By Kris Voakes
Once considered the greatest league in world football, Serie A has not been held in quite such high regard in recent years. Amid match-fixing scandals, court cases, money troubles and falling attendances, the Italian game has seen its stock fall markedly.
But anyone who has been willing to look beyond the headlines has regularly been rewarded with entertainment and technical play of the very highest standard, and Napoli’s 2-1 win at Fiorentina on Wednesday night provided yet another example of just how great club football on the peninsula can be.
For two clubs coming from outside of the traditional powerbase, both of whom have had to rise like a phoenix from the ashes since the turn of the century, they each are currently considered as being among the finest exponents of football in Europe. And Wednesday night showed why.
It was a game that had everything. Jose Callejon scored a wonderful opening goal from a fantastic cross by Gonzalo Higuain. Fiorentina replied with a well-taken Giuseppe Rossi penalty after Federico Fernandez had led with his arm on Stefan Savic, but Napoli’s response was clinical once more, with Dries Mertens firing home superbly after a beautiful one-two with Higuain.
The boy who cried wolf | Sinner Cuadrado would later be punished
And the action didn’t end with the goals. Vincenzo Montella’s Viola continued to throw everything they had at the visitors, hitting the post through Juan Cuadrado and coming close on numerous other occasions. There were last-ditch tackles, magnificent runs, sublime pieces of skill and exquisite passes. And as with any great drama, there was controversy too.
Cuadrado and Rossi both saw yellow for dreadful attempts to con referee Gianpaolo Calvarese into awarding Fiorentina the chance to equalise from the penalty spot. Late in the game, the fall of the Colombian would trip him up in more ways than one. When he was clipped in the area by Gokhan Inler in injury time, Calvarese thought he was being had again and sent Cuadrado off.
Had he not dived originally, Cuadrado would not have been red-carded. Moreover, the man in the middle may have been more inclined to believe he was the type to only go down when he had been fouled. The boy had cried wolf, and, as with the old tale, when his claims did have merit nobody that mattered wanted to listen.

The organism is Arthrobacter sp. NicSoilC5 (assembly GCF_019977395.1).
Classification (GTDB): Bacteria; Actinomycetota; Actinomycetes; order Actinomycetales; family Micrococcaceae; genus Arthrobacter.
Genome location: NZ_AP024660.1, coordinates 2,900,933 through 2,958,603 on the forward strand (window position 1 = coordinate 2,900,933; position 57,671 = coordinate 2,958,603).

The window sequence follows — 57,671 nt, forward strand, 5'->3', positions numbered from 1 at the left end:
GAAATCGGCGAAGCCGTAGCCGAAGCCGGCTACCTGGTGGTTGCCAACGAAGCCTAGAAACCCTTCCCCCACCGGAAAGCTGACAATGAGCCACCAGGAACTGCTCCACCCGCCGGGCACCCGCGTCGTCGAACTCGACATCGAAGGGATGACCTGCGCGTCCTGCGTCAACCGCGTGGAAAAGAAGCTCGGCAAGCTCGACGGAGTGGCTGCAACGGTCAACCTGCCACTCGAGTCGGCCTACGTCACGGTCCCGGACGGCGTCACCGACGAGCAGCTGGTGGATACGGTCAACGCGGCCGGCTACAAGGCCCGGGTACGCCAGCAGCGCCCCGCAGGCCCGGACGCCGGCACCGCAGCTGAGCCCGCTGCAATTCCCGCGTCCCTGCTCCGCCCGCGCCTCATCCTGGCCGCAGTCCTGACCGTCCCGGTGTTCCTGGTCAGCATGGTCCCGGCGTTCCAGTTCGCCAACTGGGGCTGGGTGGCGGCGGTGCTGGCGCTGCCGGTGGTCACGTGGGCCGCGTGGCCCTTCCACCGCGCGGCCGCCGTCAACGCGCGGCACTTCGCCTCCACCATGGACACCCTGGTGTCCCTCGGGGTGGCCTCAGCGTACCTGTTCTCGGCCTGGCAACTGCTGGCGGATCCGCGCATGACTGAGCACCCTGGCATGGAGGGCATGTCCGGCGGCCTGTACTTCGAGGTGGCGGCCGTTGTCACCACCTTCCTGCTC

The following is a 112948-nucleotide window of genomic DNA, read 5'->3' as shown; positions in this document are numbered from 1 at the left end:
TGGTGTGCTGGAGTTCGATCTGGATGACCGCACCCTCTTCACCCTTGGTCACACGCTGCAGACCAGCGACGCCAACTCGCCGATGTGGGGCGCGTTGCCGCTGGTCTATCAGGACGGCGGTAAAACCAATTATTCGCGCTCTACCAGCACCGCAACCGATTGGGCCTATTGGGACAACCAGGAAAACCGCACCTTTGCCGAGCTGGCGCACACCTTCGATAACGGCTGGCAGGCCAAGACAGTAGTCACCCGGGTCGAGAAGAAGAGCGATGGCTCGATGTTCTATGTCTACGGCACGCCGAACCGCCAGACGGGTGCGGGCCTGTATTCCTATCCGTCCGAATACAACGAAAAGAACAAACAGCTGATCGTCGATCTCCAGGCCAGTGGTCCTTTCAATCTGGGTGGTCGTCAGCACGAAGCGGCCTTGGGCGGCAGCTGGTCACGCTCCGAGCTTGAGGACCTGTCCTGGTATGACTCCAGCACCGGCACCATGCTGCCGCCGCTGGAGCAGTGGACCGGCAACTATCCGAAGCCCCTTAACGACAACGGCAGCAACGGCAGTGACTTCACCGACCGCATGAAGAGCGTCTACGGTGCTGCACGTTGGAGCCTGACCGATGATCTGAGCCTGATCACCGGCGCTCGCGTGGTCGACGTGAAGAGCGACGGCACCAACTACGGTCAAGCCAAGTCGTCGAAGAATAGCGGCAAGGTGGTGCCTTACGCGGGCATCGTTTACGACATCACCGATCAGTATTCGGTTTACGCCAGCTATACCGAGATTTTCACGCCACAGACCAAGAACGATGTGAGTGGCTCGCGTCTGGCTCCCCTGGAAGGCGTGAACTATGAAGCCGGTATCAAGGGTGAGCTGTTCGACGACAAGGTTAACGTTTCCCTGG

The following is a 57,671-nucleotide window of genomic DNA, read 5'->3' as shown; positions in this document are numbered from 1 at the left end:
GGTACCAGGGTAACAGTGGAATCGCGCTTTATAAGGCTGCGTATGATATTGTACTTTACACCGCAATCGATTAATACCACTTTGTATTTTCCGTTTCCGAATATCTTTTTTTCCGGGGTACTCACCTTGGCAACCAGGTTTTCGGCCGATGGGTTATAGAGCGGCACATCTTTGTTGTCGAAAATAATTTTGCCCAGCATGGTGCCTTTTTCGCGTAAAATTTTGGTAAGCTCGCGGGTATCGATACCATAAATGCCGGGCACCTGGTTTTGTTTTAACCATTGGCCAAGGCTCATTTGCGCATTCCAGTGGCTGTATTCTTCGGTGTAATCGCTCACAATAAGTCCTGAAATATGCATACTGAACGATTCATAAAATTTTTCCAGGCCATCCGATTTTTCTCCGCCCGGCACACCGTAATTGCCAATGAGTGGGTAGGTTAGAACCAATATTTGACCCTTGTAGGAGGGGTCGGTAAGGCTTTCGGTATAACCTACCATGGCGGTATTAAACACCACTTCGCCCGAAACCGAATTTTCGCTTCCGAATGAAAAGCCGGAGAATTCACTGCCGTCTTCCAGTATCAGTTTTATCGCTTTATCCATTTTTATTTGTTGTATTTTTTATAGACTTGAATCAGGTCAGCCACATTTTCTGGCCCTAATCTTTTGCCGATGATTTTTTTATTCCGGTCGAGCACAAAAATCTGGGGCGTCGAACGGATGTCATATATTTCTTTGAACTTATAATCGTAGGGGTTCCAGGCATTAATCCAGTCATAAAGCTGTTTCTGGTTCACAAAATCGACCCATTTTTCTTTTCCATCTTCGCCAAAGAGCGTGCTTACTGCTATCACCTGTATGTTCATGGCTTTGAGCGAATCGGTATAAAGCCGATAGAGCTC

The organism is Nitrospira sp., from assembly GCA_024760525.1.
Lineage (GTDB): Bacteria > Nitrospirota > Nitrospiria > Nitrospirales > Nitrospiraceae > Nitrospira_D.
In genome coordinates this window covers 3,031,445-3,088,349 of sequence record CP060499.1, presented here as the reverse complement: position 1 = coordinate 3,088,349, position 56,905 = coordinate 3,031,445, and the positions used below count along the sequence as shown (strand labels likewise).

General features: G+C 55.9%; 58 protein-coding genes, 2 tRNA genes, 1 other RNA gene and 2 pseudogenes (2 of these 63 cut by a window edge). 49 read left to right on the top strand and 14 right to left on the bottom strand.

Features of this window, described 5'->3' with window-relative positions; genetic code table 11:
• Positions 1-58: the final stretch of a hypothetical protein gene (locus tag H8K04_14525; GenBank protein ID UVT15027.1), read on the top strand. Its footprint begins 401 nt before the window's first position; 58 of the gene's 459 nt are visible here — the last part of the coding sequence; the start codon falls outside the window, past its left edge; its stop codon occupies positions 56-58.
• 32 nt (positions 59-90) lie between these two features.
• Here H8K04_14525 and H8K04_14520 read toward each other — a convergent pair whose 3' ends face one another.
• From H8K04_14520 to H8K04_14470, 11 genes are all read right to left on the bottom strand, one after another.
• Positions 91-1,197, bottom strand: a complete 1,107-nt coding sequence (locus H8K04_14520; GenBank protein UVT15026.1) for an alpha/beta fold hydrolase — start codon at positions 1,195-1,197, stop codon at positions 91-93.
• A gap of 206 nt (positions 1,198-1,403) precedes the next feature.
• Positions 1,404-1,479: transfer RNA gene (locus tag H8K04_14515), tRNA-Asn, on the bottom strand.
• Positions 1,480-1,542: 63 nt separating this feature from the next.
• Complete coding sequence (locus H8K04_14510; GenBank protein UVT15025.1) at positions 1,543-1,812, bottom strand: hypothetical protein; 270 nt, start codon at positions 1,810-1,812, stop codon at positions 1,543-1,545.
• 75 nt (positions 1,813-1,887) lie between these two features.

It was a dramatic, pulsating ending to a match that had been both of those things throughout. With budgets far below those of teams in France, England and Germany, two of Italy’s less-heralded clubs again showed that massive contracts do not have to be signed for the greatest football to be delivered. Technical ability has always run deep in the bel paese, but so too has drama and value for money.
Elsewhere on Wednesday night, while Gareth Bale and Cristiano Ronaldo, who between them cost roughly the same as the two starting line-ups in Florence, helped Real Madrid to a 7-3 victory in a one-sided goalfest. The real entertainment, complete with to-and-fro action in both defence and attack between genuine contenders for the top spots in the league, happened in Florence.
With unfancied league leaders stringing together win after win, attractive underdogs putting up title fights, a newly promoted outfit sitting in the top five and the traditional giants struggling to keep up, nobody can claim that Italy isn’t full of drama right now. And anyone who doubts this should watch back Wednesday’s game and they will soon change their mind.Follow Kris Voakes on